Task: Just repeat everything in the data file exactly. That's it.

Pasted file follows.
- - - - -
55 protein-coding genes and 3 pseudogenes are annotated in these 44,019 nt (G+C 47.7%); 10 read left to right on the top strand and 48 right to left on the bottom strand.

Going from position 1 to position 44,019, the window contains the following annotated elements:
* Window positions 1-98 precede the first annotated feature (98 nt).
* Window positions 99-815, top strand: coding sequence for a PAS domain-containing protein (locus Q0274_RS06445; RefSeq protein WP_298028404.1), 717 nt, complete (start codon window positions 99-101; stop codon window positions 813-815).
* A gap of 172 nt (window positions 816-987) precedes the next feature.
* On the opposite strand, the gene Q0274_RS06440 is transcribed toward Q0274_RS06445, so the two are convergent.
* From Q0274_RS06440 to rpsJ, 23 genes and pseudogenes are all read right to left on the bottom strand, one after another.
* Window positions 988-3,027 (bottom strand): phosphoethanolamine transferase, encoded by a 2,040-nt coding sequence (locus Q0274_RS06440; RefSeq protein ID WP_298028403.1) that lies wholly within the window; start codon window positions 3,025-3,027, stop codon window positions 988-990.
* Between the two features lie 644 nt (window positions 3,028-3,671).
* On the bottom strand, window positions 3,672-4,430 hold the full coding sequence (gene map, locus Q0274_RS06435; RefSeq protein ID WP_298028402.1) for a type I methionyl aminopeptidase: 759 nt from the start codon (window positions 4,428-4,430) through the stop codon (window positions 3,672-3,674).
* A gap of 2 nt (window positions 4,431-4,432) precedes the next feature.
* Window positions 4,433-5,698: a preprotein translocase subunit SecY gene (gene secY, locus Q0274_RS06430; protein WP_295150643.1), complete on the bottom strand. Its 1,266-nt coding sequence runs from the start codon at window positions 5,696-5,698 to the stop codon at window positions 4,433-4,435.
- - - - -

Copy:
55 protein-coding genes and 3 pseudogenes are annotated in these 44,019 nt (G+C 47.7%); 10 read left to right on the top strand and 48 right to left on the bottom strand.

Going from position 1 to position 44,019, the window contains the following annotated elements:
* Window positions 1-98 precede the first annotated feature (98 nt).
* Window positions 99-815, top strand: coding sequence for a PAS domain-containing protein (locus Q0274_RS06445; RefSeq protein WP_298028404.1), 717 nt, complete (start codon window positions 99-101; stop codon window positions 813-815).
* A gap of 172 nt (window positions 816-987) precedes the next feature.
* On the opposite strand, the gene Q0274_RS06440 is transcribed toward Q0274_RS06445, so the two are convergent.
* From Q0274_RS06440 to rpsJ, 23 genes and pseudogenes are all read right to left on the bottom strand, one after another.
* Window positions 988-3,027 (bottom strand): phosphoethanolamine transferase, encoded by a 2,040-nt coding sequence (locus Q0274_RS06440; RefSeq protein ID WP_298028403.1) that lies wholly within the window; start codon window positions 3,025-3,027, stop codon window positions 988-990.
* Between the two features lie 644 nt (window positions 3,028-3,671).
* On the bottom strand, window positions 3,672-4,430 hold the full coding sequence (gene map, locus Q0274_RS06435; RefSeq protein ID WP_298028402.1) for a type I methionyl aminopeptidase: 759 nt from the start codon (window positions 4,428-4,430) through the stop codon (window positions 3,672-3,674).
* A gap of 2 nt (window positions 4,431-4,432) precedes the next feature.
* Window positions 4,433-5,698: a preprotein translocase subunit SecY gene (gene secY, locus Q0274_RS06430; protein WP_295150643.1), complete on the bottom strand. Its 1,266-nt coding sequence runs from the start codon at window positions 5,696-5,698 to the stop codon at window positions 4,433-4,435.